Danish pianist/composer Morten Schantz is probably best known as one fifth of Jazz Kamikaze
, the globe-trotting band he formed in 2005 with Marius Neset
, Kristor Brødsgaard
, Daniel Heløy Davidsen and Anton Eger
. That may be about to change, as the solo album Unicorn
marks a significant wind change in Schantz's trajectory. Inspired writing and scintillating collective playing are the cornerstones, with Schantz' quartet augmented by Morroccon traditional musicians and choir. It's an intoxicating concoction that marks a high point in the pianist's career to date.
Fusion, however, this is not, for blues and swing course through the veins of much of the music, as on Schantz's previous solo album Conveyance
(Daywood Drive Records, 2011). The pianist's trademark melodicism is much to the fore but rhythmically, Unicorn
is more dynamic than anything Schantz has previously committed to record. Acoustic bassist Morten Ankarfeldt
, drummer Janus Templeton
and percussionist Ayi Solomon form a lithe rhythm section whose industry informs the music significantly, while Shantz's own rhythmic meterparticularly in his left-hand compingexhibits great elasticity and assertiveness.
Schantz's knack of conjuring stirring melodies whilst grooving hard is best exemplified on the stunning title track and the no-less impressive "Bab Al Bahr." His pronounced two-handed technique on flowing solos embraces both classical and jazz vocabulary and is evocative of Brad Mehldau
at his mercurial best. On the elegant, bluesy "Abdeltef" Schantz' touch and agile motivic developmentcoupled with Solomon's percolating percussionare suggestive of Ahmad Jamal
's influence. That said, Schantz has one of the most instantly recognizable of voices and quartet tunes like the atmospheric "Anzar"with an achingly pretty piano and bass introand "Solomon's Creek" boast striking melodies that could almost have come from a Jazz Kamikaze session.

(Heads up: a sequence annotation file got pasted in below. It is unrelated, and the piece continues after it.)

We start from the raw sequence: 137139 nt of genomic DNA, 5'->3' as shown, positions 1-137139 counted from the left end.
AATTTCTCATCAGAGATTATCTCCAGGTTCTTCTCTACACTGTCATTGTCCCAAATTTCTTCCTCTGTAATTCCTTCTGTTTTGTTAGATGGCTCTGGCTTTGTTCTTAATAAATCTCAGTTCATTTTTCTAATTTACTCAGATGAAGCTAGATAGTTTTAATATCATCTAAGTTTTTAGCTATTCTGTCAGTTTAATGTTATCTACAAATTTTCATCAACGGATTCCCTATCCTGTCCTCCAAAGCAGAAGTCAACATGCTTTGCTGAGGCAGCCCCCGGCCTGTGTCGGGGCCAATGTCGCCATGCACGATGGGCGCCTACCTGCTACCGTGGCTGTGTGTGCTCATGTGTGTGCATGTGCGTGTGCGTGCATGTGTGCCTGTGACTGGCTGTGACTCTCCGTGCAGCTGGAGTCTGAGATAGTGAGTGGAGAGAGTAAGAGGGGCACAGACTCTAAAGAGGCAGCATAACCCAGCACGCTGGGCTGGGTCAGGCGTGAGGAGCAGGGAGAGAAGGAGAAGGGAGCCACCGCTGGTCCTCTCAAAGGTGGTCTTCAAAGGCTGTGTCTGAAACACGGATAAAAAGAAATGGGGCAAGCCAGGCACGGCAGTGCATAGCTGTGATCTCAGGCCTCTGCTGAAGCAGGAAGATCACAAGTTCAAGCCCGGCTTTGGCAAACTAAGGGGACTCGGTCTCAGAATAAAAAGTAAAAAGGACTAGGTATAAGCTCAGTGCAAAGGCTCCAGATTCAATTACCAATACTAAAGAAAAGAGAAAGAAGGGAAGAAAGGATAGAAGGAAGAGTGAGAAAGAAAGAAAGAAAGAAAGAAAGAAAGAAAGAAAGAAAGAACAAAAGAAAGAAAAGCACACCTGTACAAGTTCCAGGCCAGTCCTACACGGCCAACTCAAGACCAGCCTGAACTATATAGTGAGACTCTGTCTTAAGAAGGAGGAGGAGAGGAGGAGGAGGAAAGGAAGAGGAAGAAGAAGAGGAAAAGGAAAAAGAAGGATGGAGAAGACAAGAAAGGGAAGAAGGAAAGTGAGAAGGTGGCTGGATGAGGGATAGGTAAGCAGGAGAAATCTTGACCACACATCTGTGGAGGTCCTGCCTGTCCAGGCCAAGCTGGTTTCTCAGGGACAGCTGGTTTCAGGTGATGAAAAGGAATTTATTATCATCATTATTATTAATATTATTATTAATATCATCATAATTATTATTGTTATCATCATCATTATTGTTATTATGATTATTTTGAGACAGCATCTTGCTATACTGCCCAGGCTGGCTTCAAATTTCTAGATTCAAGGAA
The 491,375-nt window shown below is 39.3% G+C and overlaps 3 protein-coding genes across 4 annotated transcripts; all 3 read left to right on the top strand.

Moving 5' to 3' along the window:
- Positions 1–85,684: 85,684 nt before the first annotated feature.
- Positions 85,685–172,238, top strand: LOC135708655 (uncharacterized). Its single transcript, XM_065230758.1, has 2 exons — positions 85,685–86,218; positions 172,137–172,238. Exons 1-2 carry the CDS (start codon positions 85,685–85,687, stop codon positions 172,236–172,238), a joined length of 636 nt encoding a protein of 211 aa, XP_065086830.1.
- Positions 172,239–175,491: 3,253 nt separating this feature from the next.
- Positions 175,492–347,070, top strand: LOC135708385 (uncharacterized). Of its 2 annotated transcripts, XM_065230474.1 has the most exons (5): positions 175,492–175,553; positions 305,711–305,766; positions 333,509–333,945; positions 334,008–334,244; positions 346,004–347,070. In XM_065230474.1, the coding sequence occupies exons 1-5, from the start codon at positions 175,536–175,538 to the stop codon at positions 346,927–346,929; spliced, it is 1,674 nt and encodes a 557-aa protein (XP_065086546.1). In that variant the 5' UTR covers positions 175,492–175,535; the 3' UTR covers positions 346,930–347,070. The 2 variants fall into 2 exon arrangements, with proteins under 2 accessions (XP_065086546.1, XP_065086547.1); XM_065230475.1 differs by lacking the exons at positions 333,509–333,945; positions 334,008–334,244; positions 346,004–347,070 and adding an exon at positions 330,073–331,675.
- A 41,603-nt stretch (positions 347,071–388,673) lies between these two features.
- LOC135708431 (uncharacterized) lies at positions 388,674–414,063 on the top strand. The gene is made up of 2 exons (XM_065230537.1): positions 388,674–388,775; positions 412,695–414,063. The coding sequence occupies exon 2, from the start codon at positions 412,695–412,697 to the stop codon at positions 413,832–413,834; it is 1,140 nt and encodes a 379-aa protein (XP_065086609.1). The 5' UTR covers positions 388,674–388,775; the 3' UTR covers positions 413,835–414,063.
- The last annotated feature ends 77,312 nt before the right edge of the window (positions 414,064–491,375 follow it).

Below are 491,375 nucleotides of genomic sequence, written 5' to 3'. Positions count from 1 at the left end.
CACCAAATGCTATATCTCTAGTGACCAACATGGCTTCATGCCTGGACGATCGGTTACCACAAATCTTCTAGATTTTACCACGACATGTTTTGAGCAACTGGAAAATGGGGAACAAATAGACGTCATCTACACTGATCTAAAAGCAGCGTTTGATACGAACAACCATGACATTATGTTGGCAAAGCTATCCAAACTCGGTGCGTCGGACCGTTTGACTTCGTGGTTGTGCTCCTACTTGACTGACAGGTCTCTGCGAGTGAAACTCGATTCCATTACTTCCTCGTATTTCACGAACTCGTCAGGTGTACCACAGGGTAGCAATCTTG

North African street sounds and Lyna Ben El Mouaz Slimani El Hassani's ethereal wordless song on "El Medina" evoke the romance and earthy bustle of the Magreb. Lapping waves bookend "Bab Al Bahr," whose narrative is built upon cantering quartet interplay, peaking with André Jensen's dramatic trombone intervention. The centerpiece of the album, however, is the epic "Chaouen." Saad Chainane's probing oud lines and infectious layered percussionwith shakers like hissing snakescontrast with Schantz' lightly dancing, repetitive piano motifs. The arrival of a multi-voice choir lifts the music to rapturous heights, underpinned by driving Gnawa percussion. It's a thrilling, celebratory composition that begs repeat listening.
Ankarfeldt's killing bass motif is the heart beat of the smoldering "Rif," with Schantz' flowing lyricism foregrounded. Arabic flute, arco and oud tread lightly before piano and bass unite on the ostinato, working it repeatedly before signing off with a punchy three-note exclamation. The one non-original composition is Calvin Harris' "We Found Love"; this artful deconstruction of Rihanna's mega hit sees Schantz adopt the core rhythm while improvising freely. It works wonderfully well and opens up a whole world of future interpretative possibilities.
Compelling from first note to last, Unicorn
may be the record that propels Schantz to the same level of international recognition currently enjoyed by Jazz Kamikaze band mate Neset. Vital, emotive and ultimately uplifting, Unicorn
provides splendid evidence of Schantz' rather unique talent.
Unicorn; El Medina; Anzar; Bab Al Bahr; Chaouen; Rif; Abdeltef; Solomon’s Creek; We Found Love.
Morten Schantz: piano, vibraphones; Morten Ankarfeldt: double bass; Janus Templeton: drums; Ayi Solomon: percussion; Omar Azrour: rebab; Saad Chainane: oud, ganbri; Lyna Ben El Mouaz Slimani El Hassani: vocals; André Jensen: trombone; students of ISADAC: choir